If you’ve smoked for years, and have noticed that you have unusual symptoms in your chest that affect your breathing, you might be living with emphysema. Emphysema can interfere with your daily life, interrupting your daily activities with wheezing and breathlessness. Once you’ve been diagnosed with emphysema, it’s important to seek treatment immediately.
Our experienced providers at California Lung Associates in Los Angeles, California, take seriously the possible and likely effects of smoking for extended periods of time. While it’s possible that you can smoke for years with no symptoms, this is not always the case. The number of people living with emphysema continues to rise, so it’s important to understand the disease, and what can be done if you’re diagnosed.
Emphysema isn’t a unique condition that exists in its own sphere — it falls under an umbrella category of conditions called chronic obstructive pulmonary disease, or COPD. Within the COPD umbrella is a number of progressively detrimental chronic respiratory conditions, including emphysema. Emphysema is the second-most common form of COPD, with roughly 65 million people affected worldwide, including about 16 million people in the US.
COPD diseases affect the airflow in your lungs. Emphysema damages the elasticity of the air sacs that absorb oxygen from the lungs into the bloodstream. The condition stretches your air sacs out of their natural shape, eventually collapsing them. This cuts into your body’s necessary oxygen supply, as well as the exit route for your exhaled carbon dioxide.
The most-often reported symptom of emphysema is shortness of breath, or dyspnea. A chronic wet cough is another frequently reported symptom, with chest tightness and wheezing rounding out the list of typical early stage emphysema.
Emphysema is a progressive disease, meaning that without intervention, it will only get worse. Any COPD condition will take a number of years to start showing symptoms, and the severity of these symptoms increases over time. Symptoms of advanced emphysema include:
Emphysema is treatable, but the damage to your lungs is permanent. COPD is caused by smoking in all but just over 20% of cases, though second-hand smoke and a rare genetic deficiency can also cause emphysema.
If you have emphysema, you don’t have to face it alone. Your provider at California Lung Associates has both the tools and the necessary experience to guide you through effective treatments for your lungs’ optimal health. It is possible to control your emphysema, and prevent it from getting worse.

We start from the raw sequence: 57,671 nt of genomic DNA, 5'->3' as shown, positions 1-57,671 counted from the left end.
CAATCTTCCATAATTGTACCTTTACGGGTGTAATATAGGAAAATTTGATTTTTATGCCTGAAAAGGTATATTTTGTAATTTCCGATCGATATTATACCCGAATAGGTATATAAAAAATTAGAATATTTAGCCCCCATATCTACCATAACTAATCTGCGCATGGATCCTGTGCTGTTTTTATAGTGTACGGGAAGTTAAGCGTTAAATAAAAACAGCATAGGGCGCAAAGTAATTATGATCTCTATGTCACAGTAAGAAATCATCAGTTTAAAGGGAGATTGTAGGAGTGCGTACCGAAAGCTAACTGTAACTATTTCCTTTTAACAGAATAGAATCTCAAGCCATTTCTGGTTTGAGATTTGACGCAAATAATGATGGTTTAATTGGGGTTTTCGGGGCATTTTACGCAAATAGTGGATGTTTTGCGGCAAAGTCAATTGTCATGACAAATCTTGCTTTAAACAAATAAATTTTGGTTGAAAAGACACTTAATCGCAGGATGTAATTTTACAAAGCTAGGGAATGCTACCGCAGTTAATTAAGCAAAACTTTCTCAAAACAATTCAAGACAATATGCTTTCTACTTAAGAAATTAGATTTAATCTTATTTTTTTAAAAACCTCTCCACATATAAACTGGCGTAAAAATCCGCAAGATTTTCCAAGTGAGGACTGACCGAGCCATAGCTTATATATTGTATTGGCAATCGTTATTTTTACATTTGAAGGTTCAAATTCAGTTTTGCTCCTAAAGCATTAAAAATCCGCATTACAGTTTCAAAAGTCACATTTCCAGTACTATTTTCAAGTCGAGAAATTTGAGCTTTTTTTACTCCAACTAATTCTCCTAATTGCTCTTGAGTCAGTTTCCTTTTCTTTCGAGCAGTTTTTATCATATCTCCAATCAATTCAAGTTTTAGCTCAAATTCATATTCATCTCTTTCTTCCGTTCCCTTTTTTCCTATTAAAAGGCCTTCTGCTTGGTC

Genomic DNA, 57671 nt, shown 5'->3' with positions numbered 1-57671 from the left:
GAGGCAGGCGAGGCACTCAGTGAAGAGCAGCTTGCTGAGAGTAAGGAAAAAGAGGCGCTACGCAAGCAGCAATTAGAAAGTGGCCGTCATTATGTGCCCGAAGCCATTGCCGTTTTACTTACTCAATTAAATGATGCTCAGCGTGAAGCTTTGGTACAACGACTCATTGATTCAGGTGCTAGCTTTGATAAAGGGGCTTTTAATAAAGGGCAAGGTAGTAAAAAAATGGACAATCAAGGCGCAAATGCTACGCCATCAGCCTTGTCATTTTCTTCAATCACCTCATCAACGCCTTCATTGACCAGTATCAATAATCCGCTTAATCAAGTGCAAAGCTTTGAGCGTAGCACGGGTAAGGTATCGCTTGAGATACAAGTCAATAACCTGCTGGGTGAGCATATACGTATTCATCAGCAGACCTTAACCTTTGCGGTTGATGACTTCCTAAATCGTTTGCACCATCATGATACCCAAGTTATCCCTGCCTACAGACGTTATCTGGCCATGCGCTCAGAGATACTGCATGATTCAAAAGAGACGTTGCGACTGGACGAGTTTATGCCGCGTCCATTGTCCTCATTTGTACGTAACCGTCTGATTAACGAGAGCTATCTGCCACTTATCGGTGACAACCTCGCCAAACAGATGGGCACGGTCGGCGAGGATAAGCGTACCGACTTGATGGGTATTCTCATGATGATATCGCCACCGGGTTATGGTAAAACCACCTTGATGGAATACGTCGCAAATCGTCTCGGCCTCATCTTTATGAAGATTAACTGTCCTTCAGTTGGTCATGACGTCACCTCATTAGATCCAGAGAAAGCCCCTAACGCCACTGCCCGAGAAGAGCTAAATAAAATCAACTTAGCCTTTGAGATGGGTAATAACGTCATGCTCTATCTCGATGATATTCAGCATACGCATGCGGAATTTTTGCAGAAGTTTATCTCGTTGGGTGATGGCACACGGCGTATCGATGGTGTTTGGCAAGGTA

Smoking is the chief cause of emphysema, so if you’re a smoker who’s recently been diagnosed with emphysema, it’s important to quit smoking immediately. If you need help quitting smoking, your provider can recommend some resources for you. Avoiding places and situations that may expose you to second-hand smoke is another important consideration for vulnerable lungs.
In addition to quitting smoking, it’s recommended for any and everyone to get regular exercise supported by a balanced diet. Staying hydrated, breathing through your nose in cold environments, and breathing exercises help you treat your emphysema day-to-day.
Your provider may recommend bronchodilators, medications that open airways by relaxing tense, inflamed muscles in the throat. Popular prescriptions include both short-acting drugs for flare-ups, and long-acting drugs to help you manage your symptoms over time.
Severe cases of emphysema may require more substantial therapies, including supplemental oxygen, or surgical procedures. Adding supplemental oxygen helps to raise your body’s oxygen levels, giving you more energy and better breathing.
In rare and extreme cases, surgical procedures are available for the most severe cases of COPD. The purpose of the surgery is generally to remove damaged tissue from the affected lungs, though lung transplants can also be part of a larger, life-improving treatment plan for severe, late-stage patients.
The news of emphysema may be an unwelcome surprise to some. It’s important to understand that you are not alone — you are a person living with a common illness, and you have a caring provider that can help you manage your symptoms. If you’ve been suffering from symptoms of COPD and emphysema, call us today at 213-441-0156, or book an appointment with us online.